•Bronx with excess
                         AIDS-related deaths
                         (32% vs. 17% NYC
                         pop.)
                         •1 in 4 diagnosed
                         with HIV & AIDS
                         concurrently in the
                         Bronx
   “The Bronx Knows” Initiative
Test all Bronx residents
ages 18-64 yrs who have
never been tested before
to identify undiagnosed
HIV+ persons
 Link all HIV+ persons to
high quality care and
supportive services
                     Washington, D.C.:
           7 of 8 wards with 1.7-2.8% prevalence

City-wide by
race/ethnicity
and sex
-----------------
WF 0.2%
HF 0.7%
                                                        Population
BF 2.6%                                                 Prevalence
WM 2.6%
HM 3.0%                                                       0.0 - 0.6
                                                              0.7 - 1.2
BM 6.5%                                                       1.3 - 1.8
                                                              1.9 - 2.4
                                                              2.5 - 3.0


                               REF: Shannon Hader. CROI 2009. Abst.57
HIV Rapid Testing Expansion in DC


   68.4% increase in
   number of tests done
   in 1 yr




        97% of new HIV           94% of new HIV
        positives were           positives were
        identified in clinical   identified in clinical
        settings                 settings




         N=43,271                 N=72,864

                                                          41
                                                          41
               Study Components
            I. Expanded HIV Testing

This includes
  1- social mobilization, with targeted messaging to
   promote testing
2- universal offer of HIV testing in
    emergency departments (EDs) and
    hospital inpatient admissions
   9%


   8%


   7%


   6%


   5%


   4%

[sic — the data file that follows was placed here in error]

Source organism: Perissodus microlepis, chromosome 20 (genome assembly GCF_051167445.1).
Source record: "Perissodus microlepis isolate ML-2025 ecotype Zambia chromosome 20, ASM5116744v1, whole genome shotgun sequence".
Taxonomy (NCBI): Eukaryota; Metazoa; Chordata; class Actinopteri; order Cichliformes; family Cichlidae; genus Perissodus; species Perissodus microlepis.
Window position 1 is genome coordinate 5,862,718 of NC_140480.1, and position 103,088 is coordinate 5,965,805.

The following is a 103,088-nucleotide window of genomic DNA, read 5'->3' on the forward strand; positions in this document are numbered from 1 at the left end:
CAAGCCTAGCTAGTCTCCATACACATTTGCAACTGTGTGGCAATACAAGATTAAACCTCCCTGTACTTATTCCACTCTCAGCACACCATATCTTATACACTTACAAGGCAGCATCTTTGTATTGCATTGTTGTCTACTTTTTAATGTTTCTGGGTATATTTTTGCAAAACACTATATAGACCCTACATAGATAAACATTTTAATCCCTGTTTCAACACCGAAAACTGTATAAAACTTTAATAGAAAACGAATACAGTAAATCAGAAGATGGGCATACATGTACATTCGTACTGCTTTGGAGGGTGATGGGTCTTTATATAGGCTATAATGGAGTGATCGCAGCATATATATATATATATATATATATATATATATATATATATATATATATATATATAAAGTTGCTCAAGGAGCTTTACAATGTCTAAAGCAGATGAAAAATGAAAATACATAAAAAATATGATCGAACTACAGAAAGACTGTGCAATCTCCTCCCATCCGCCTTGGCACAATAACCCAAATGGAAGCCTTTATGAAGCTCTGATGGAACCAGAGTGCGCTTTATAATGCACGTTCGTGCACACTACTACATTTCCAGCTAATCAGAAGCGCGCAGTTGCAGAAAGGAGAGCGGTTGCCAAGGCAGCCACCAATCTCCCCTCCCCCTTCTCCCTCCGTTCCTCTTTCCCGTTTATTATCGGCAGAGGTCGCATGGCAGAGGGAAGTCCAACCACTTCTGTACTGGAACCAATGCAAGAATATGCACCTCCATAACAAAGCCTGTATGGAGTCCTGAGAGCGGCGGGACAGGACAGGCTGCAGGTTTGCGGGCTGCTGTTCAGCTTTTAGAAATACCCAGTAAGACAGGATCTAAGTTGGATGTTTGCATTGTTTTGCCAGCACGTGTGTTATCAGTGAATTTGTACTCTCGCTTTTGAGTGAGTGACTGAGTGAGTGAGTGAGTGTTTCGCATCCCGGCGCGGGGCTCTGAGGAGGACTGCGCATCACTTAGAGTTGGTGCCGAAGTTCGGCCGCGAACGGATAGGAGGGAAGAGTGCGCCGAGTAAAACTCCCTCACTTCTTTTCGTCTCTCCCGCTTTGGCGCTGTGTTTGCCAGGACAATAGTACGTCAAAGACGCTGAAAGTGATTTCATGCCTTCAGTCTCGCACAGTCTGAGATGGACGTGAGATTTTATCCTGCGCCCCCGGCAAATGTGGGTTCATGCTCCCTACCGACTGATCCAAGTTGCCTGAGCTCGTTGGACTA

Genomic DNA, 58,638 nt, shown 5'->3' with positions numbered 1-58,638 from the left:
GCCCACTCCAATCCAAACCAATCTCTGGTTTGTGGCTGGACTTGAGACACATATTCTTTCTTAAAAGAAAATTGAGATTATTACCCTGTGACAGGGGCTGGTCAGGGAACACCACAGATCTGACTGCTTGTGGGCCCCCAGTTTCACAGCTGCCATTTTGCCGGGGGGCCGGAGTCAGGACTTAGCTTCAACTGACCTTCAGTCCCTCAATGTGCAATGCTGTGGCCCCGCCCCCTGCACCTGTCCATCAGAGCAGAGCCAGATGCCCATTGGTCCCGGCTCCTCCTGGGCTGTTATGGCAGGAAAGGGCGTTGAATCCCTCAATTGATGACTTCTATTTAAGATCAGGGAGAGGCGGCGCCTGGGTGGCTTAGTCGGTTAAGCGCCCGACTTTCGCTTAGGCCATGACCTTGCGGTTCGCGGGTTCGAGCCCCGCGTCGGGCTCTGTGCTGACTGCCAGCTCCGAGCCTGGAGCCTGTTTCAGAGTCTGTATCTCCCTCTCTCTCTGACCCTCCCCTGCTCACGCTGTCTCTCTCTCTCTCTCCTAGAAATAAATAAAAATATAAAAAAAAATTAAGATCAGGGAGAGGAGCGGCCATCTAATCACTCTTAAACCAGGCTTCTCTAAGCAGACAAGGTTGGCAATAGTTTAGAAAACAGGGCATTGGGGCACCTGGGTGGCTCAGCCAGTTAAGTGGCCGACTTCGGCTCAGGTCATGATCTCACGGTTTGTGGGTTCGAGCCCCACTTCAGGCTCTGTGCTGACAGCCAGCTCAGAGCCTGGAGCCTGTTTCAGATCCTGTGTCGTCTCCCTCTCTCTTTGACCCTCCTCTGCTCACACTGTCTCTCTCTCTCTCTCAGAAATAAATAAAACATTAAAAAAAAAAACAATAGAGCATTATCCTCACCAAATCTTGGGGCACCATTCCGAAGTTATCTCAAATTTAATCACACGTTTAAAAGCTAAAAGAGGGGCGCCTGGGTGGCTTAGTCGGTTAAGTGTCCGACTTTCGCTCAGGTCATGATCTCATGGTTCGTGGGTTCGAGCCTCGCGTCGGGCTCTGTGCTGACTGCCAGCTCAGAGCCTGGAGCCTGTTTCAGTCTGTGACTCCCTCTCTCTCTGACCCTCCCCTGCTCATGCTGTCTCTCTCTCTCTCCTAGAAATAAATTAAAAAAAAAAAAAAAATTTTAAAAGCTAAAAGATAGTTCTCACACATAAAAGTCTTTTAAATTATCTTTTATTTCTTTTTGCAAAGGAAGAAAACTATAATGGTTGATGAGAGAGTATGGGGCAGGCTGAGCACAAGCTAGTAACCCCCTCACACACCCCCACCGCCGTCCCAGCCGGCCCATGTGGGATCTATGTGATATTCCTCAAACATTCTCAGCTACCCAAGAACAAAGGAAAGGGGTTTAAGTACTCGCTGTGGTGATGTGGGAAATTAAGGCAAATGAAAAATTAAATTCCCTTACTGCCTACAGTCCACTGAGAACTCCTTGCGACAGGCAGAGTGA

3%


   2%

   1%

   0%
        Jul-05

                 Sep-05

                          Nov-05

                                   Jan-06

                                              Mar-06




                                                                                                                                                                                                       ED New Dx
                                                       May-06

                                                                Jul-06

                                                                         Sep-06

                                                                                  Nov-06

                                                                                            Jan-07

                                                                                                     Mar-07




                                                                                                                                                                                           IP New Dx
                                                                                                              May-07


                                                                                                                       Jul-07


                                                                                                                                Sep-07


                                                                                                                                           Nov-07


                                                                                                                                                    Jan-08


                                                                                                                                                             Mar-08


                                                                                                                                                                      May-08

                                                                                                                                                                               OP New Dx